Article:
Not a lot of Time for Ruminations

Blogging happens on the long stretches of road from there to here, or in the held breaths behind camera shots. Blogging happens in the quiet mind’s reflection or recollection.

Blogging, therefore, does not happen easily when knee-deep in toddlers. Yes, there are actually only two of them; barely enough to be considered a flood, but they move around a lot, which makes them seem like a surrounding force. Between dancing to nursery rhymes and acting as goalie to keep a determined baby head from seeking out the brick hearth, all thought gets wiped from my mind. A good thing, perhaps: most of the time, I think way too much, anyway. So, I am liberated from blog-thought, and blog-camera, and usually anything but the present, as little kids are mostly in the now.

I’m reduced to babbling. Quinn has taught me this. When he’s sated with pureed peas, turkey, and carrots, and all his bits of finger-food have disappeared beneath his soft fingers that grasp so purposefully, like deliberate sea anemones, he puts those same fingers into his mouth to make mouth music and frowns if I don’t take the cue. Finger to lips, I bubble a saucy scat song, and am rewarded by a stellar baby smile. Noah always clucked deep, fascinating noises to Skye when she was a baby and now, I know why. This is the language of the house.

Skye is quick and lively, and each night, I watch her wheels begin to turn as she feels the day ending and the tired creeping in. Our presence has definitely disrupted the routine of the household with our projects and funny little dog. There’s happy excitement in the air, but something brittle there too, that could break into toddler frustration over needing something but having no communicable word for what it is.

William Saroyan told it best in one of his short stories, when a little boy wanted something from his grocer father in Fresno, CA. With increasing emotion and frustration, the child rebuffed all offerings, and by process of rejection, they finally arrived at ‘cookies with raisins in’. In Skye’s case, it’s ‘grown-ups with Skye in’: to remain amidst the grown-ups, who are unfortunately tired and hungry and waiting for the collective ‘Ahhh’ of having all children tucked in with all needs met and for a wee bit of grown-up time over a late dinner.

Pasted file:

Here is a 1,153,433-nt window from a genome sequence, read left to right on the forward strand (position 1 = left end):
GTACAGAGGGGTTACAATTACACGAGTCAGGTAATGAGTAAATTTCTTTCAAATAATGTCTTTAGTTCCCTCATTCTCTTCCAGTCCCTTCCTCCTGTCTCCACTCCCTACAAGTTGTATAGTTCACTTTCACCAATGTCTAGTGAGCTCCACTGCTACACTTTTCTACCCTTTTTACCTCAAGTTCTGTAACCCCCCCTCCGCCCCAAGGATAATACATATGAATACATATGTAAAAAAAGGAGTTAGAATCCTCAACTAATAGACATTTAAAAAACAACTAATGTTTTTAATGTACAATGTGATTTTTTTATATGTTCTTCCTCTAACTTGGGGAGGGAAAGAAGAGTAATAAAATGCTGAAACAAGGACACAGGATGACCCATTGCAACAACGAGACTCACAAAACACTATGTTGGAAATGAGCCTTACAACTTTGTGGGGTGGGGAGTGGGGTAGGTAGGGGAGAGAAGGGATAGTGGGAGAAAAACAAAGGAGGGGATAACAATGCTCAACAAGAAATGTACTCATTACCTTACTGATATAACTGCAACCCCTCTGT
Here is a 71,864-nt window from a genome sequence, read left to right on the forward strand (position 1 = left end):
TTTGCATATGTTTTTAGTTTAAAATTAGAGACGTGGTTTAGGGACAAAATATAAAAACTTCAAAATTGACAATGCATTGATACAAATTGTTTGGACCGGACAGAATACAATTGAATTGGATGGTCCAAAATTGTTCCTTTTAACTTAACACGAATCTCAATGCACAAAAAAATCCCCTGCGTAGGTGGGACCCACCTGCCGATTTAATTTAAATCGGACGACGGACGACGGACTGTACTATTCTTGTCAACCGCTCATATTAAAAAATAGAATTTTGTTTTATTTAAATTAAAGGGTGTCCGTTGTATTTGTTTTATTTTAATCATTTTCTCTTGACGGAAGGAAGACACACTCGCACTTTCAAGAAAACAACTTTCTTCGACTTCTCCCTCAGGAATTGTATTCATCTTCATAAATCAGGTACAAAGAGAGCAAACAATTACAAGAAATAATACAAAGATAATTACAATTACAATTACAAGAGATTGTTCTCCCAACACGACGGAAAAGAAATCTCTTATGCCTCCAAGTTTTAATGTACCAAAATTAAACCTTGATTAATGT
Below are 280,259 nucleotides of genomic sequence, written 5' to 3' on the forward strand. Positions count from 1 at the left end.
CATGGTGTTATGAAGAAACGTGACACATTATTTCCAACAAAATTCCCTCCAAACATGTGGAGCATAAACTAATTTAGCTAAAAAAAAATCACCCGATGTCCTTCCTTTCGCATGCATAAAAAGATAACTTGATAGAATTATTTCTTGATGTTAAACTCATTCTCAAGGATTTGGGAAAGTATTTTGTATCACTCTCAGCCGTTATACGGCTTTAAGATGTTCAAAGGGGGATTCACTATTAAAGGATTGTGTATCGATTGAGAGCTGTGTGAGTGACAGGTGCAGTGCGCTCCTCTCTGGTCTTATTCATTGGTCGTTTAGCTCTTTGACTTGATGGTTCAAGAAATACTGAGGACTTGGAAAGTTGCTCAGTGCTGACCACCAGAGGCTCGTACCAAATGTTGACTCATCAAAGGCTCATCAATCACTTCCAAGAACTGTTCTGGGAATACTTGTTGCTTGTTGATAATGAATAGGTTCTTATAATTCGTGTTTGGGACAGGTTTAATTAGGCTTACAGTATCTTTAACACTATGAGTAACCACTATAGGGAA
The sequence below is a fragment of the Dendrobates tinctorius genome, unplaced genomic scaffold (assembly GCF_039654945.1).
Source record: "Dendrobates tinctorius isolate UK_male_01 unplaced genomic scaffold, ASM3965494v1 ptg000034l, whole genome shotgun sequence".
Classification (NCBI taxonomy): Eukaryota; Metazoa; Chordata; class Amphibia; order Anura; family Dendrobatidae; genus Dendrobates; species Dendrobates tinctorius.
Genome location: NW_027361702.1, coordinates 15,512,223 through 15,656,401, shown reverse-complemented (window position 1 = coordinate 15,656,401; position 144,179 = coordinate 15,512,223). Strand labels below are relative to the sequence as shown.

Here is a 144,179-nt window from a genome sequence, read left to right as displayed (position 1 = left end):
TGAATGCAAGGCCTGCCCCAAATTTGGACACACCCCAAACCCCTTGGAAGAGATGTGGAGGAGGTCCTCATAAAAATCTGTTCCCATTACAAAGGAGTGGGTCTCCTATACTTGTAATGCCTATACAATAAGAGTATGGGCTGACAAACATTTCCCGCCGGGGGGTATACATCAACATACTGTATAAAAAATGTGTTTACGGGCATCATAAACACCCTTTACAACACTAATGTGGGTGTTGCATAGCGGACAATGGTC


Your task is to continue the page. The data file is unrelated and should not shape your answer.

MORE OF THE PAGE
Still, the flip side of this toddler hood is the welcoming smiles as we show up like a bedraggled circus at her door; the sweet snuggle into our sides for a story; the ineffably sweet hug or kiss before bedtime, the triumphant ‘ta-daa!’ after a skillful somersault (she’s a natural athlete); her memory of a story or something shared, when we thought she wasn’t even paying attention. Her imagination is an absolute delight. I mean, where else could I get ‘chocolate tea’ poured into my a cloth cup, and then watermelon tea?

Unlike the general concept of No. 2 trying harder, the No. 1 child has to try harder, as a baby simply needs to grin and burble to effect an eclipse. Naturally, when he retires for the evening, the empty stage is tempting. Noah and Josh were 5 years apart in age, which made a big difference. In the quiet of the ePod, I find my singleton self caught in ruminations about the destiny of birth order. Good-night moon-baby Quinn, good-night Skye.

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